Scream rap is by and large one of the most violently sexist musical genres not only in content, but also in representation. Lil Darkie’s Spider Gang, though promoting fourteen musicians, has yet to include a female artist in the collective. Deathproof Inc., another independent label that trap metal artists Jasiah and Nasar Aloe are signed to, faces a similar issue with representation. Though the collective boasts a variety of up-and-coming artists across genres and collaborates with female artists, the group only has one female musician, BluShakurx. 

Riot Grrrl music, an underground feminist outgrowth of punk rock, sparked incendiary discussion of feminist issues through their music.

Due to the fact that music can now be easily produced and released without regulation on Internet platforms, statistical data available on gender demographics within the music industry is very limited and often not reflective of the true scope of the population of female musical artists. For this reason, it is important to look at the image presented by collectives who are actively promoting individuals within the industry. 

Because these groups provide artists with a platform to develop their work, they have the potential to influence the demographic trends present within the industry. Therefore, it falls onto these collectives to uplift female artists and provide them with the resources available to male artists who already enjoy membership.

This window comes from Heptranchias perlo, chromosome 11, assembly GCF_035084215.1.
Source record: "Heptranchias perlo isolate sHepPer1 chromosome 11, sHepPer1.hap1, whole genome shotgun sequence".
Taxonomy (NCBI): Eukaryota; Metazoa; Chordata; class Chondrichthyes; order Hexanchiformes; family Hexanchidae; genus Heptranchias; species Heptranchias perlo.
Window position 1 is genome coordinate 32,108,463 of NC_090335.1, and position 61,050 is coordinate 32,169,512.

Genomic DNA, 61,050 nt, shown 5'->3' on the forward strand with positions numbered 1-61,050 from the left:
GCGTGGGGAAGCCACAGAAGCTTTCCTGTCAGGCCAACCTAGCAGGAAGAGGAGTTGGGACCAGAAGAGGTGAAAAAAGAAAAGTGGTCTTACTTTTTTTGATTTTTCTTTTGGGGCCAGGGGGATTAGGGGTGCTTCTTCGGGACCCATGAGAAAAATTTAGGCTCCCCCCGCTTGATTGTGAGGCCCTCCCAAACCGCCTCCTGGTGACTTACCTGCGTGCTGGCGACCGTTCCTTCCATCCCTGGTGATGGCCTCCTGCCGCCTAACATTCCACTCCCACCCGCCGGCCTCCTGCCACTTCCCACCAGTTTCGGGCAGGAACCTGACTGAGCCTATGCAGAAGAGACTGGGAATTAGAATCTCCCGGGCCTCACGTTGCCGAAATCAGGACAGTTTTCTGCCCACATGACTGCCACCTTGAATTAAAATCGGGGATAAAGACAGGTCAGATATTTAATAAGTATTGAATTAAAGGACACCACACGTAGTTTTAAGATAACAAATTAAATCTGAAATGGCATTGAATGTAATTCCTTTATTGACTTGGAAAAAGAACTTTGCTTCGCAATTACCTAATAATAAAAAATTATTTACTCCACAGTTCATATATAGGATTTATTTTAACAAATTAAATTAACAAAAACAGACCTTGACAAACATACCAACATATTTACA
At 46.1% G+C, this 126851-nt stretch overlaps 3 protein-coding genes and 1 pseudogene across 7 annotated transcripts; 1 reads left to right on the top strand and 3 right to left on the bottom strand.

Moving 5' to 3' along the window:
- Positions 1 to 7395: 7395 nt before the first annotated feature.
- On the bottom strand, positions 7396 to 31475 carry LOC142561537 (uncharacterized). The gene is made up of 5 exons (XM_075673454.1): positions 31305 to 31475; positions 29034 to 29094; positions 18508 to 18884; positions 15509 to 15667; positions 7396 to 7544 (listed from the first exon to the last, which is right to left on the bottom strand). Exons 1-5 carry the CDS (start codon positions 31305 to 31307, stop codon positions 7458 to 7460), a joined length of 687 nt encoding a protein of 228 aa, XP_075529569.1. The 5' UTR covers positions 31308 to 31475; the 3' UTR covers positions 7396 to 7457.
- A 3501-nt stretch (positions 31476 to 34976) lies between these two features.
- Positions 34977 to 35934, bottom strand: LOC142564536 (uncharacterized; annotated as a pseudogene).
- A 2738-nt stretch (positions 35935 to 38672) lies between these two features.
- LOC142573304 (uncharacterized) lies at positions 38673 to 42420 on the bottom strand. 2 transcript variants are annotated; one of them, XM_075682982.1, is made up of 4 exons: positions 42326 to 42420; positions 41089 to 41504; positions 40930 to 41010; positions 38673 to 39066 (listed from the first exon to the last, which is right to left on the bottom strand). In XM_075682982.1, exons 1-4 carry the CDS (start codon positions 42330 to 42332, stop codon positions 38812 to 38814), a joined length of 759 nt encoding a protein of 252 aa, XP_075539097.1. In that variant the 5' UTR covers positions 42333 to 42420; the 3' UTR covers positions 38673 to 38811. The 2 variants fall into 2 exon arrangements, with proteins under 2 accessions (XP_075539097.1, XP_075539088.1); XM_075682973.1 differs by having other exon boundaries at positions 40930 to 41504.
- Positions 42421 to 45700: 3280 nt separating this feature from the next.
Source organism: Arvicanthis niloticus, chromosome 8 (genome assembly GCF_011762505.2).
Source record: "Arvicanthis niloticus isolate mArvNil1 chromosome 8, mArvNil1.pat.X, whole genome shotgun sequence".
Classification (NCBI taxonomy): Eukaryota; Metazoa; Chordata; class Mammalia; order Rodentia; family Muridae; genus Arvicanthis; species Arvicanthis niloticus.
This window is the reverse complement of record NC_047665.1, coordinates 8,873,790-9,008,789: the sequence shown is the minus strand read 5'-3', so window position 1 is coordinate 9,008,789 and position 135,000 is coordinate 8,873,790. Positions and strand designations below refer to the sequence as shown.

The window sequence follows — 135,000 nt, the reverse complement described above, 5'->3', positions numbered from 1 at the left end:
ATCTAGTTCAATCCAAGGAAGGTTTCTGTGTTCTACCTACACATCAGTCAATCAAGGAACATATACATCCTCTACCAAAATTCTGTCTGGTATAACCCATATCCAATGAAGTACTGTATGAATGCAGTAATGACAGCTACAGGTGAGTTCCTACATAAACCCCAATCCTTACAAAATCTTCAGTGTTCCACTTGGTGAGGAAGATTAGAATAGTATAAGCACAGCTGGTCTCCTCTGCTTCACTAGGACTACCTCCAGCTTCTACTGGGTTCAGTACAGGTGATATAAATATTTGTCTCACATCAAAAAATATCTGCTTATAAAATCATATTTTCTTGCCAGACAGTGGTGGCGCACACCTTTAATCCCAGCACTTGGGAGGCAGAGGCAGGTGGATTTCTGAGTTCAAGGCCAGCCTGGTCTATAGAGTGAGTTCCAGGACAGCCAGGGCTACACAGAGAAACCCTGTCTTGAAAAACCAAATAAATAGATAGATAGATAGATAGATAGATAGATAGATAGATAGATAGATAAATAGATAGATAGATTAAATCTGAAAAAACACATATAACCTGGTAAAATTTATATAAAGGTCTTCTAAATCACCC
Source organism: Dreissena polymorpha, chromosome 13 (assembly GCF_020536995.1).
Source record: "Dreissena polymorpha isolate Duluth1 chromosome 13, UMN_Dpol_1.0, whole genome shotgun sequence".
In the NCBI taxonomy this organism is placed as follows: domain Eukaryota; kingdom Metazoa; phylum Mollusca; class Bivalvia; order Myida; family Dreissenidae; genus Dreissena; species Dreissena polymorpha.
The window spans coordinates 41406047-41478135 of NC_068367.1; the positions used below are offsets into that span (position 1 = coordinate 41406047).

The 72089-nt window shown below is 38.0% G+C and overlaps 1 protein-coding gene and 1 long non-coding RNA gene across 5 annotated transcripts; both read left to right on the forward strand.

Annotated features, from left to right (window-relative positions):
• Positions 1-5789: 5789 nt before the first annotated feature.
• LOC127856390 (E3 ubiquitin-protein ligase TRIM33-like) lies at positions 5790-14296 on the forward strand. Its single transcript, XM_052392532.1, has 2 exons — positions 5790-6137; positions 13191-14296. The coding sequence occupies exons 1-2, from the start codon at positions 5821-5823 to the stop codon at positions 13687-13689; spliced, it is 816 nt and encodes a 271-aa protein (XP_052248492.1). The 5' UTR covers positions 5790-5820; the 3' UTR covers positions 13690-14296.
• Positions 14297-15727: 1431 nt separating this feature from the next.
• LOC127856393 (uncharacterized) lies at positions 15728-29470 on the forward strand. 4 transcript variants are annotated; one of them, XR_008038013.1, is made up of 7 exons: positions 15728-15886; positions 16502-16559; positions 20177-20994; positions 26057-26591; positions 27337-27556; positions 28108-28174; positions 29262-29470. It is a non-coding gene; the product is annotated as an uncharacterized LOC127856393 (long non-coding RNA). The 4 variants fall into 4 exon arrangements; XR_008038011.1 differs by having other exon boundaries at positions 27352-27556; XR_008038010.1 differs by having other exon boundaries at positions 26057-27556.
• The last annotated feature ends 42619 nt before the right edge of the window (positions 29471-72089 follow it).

There is another avenue for change. Methods of feminist resistance have long been present within the parent genres of this new musical style. Riot Grrrl music, an underground feminist outgrowth of punk rock, sparked incendiary discussion of feminist issues through their music. The genre is a rejection of traditional feminine ideals. It is loud, it is angry and it is violent and aggressive. It is made by women, for women and about women. 

In order to achieve equality, women must identify and express their anger. In this sense, scream rap is liberative and helpful.

There is possibility for a feminist movement within scream rap. If not through integration with the help of influential, inclusive collectives, then through the separation and formation of a feminist trap metal. And the movement is on the brink of change; the wild popularity of Rico Nasty, a now-mainstream scream rapper with a feminine “sugar trap”  aesthetic and famously loud voice. She broke into the industry, indicating that integration is possible; however, she does so at the expense of other women. 

Though her songs evoke energy and confidence, many of her lyrics are degrading to other women. If she focused on empowering women, or at least abstained from degrading them, the possibility of integration could become more lucrative among female musicians that identify with the anger expressed in scream rap. 

Anger acts as a fuel for change. It indicates that the angry person has dignity, and is aware of it. In order to achieve equality, women must identify and express their anger. In this sense, scream rap is liberative and helpful. And there must be a place for women in it.

Music should not be a boy’s club.